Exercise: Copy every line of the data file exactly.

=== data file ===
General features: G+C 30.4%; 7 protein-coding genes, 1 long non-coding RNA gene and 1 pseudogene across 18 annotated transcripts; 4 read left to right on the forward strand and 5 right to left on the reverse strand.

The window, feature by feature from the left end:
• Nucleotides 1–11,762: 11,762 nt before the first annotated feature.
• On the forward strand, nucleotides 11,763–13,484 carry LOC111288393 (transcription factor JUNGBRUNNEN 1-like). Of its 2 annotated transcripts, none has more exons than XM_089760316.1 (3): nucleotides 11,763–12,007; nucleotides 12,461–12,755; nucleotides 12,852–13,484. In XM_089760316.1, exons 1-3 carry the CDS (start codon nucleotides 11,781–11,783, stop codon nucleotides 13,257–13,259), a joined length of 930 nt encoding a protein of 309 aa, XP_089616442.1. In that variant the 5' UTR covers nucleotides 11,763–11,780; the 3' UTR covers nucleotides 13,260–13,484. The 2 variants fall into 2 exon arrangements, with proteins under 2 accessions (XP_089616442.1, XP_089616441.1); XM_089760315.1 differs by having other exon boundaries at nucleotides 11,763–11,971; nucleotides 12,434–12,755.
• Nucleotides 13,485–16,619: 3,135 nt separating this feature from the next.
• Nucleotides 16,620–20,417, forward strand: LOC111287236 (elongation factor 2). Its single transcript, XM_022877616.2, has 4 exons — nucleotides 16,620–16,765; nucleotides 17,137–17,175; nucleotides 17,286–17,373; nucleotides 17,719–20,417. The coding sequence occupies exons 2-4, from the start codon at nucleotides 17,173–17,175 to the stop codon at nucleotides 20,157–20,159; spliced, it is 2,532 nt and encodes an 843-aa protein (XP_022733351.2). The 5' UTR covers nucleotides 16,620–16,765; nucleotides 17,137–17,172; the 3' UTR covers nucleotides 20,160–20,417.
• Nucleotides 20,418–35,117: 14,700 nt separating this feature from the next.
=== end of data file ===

General features: G+C 30.4%; 7 protein-coding genes, 1 long non-coding RNA gene and 1 pseudogene across 18 annotated transcripts; 4 read left to right on the forward strand and 5 right to left on the reverse strand.

The window, feature by feature from the left end:
• Nucleotides 1–11,762: 11,762 nt before the first annotated feature.
• On the forward strand, nucleotides 11,763–13,484 carry LOC111288393 (transcription factor JUNGBRUNNEN 1-like). Of its 2 annotated transcripts, none has more exons than XM_089760316.1 (3): nucleotides 11,763–12,007; nucleotides 12,461–12,755; nucleotides 12,852–13,484. In XM_089760316.1, exons 1-3 carry the CDS (start codon nucleotides 11,781–11,783, stop codon nucleotides 13,257–13,259), a joined length of 930 nt encoding a protein of 309 aa, XP_089616442.1. In that variant the 5' UTR covers nucleotides 11,763–11,780; the 3' UTR covers nucleotides 13,260–13,484. The 2 variants fall into 2 exon arrangements, with proteins under 2 accessions (XP_089616442.1, XP_089616441.1); XM_089760315.1 differs by having other exon boundaries at nucleotides 11,763–11,971; nucleotides 12,434–12,755.
• Nucleotides 13,485–16,619: 3,135 nt separating this feature from the next.
• Nucleotides 16,620–20,417, forward strand: LOC111287236 (elongation factor 2). Its single transcript, XM_022877616.2, has 4 exons — nucleotides 16,620–16,765; nucleotides 17,137–17,175; nucleotides 17,286–17,373; nucleotides 17,719–20,417. The coding sequence occupies exons 2-4, from the start codon at nucleotides 17,173–17,175 to the stop codon at nucleotides 20,157–20,159; spliced, it is 2,532 nt and encodes an 843-aa protein (XP_022733351.2). The 5' UTR covers nucleotides 16,620–16,765; nucleotides 17,137–17,172; the 3' UTR covers nucleotides 20,160–20,417.
• Nucleotides 20,418–35,117: 14,700 nt separating this feature from the next.